“It’s a very high-cost model. At what point, after 16 years, does someone call the Pentagon on what they’re accomplishing or not, sadly?” said Prince. “I hope the president does, but it seems from all the advice he’s getting that he will not do that.”

Marlow asked how the president’s advisers, particularly National Security Adviser H.R. McMaster, can justify a plan that seems to double down on the approach that has resulted in so much disappointment. Prince envisioned them presenting the troop increase as advice to “stay the course, and just a little bit of tweaking around the edges, and it will all be okay.”

“But if you really take a step back and say, ‘That’s what the national security adviser said in 2006, 08, 10, 12, 14, 16, and now 2017’ – you know, the president said in his inaugural address, ‘We’re going to drive Islamic terrorism off the face of the earth.’ The sad thing is, under President Trump, under H.R. McMaster, under Secretary Mattis being in charge, there have now been three open-air victory parades by the Taliban in Afghanistan,” Prince observed.

“The president meant what he said, but his advisers and those around him are not getting that done. Because the rules of engagement were clear. Certainly, the president wants to wage war against terrorism, but the bureaucracy and advisers around him are giving some bad advice,” he charged.

Prince said he has heard that Attorney General Jeff Sessions and Budget Director Mick Mulvaney were both “strongly in opposition to more of the same policy at the Pentagon” during meetings with President Trump.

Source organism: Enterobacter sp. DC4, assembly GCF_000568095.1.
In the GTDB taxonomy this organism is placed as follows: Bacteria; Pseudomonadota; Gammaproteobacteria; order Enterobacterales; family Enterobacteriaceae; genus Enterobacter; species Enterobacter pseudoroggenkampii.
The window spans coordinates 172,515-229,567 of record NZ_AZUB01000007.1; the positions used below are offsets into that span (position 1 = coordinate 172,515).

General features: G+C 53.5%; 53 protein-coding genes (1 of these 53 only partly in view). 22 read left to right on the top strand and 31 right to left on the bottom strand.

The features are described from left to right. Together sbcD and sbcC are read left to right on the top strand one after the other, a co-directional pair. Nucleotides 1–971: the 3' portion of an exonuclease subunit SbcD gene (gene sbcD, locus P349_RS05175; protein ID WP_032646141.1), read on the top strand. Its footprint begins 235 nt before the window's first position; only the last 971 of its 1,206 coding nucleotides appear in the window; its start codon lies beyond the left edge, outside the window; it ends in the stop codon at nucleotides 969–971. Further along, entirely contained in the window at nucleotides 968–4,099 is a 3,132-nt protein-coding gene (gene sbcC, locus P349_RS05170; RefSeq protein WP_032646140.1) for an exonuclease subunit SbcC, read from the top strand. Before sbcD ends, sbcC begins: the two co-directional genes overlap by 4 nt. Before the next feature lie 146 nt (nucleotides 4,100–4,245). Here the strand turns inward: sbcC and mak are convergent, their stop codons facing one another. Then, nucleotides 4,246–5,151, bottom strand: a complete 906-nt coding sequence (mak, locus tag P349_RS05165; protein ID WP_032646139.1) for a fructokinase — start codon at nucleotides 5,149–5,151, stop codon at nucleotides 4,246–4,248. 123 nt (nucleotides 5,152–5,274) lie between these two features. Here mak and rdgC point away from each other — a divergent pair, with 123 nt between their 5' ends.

“The plan I laid out for the president would save, every year, at least $40 billion off what they’re spending in Afghanistan,” he said, speculating that such savings would appeal to the budget director.

Prince pointed to the collision between the destroyer USS John McCain and an oil tanker off the coast of Singapore early Monday morning as a sign of deep-rooted problems in the U.S. armed forces.

“We have a Navy that has trouble navigating. We have an Air Force that is 750 pilots short, that has severe readiness problems with all their aircraft. And sadly, we have a U.S. Army that can’t seem to end an insurgency after now 17 years,” he said.

“Our military has problems, and wasting more money in Afghanistan is not part of that solution,” he declared.

Marlow asked for Prince’s assessment of H.R. McMaster’s performance as national security adviser.

“Well, again, the danger of appointing a serving general, a three-star general that wants to be a four-star general, means that that general will always go with his service,” Prince replied. “If it’s a long-retired guy that’s not worried about a promotion, I think it’s easier to give objective advice. That’s the danger of having a serving officer as the national security adviser.”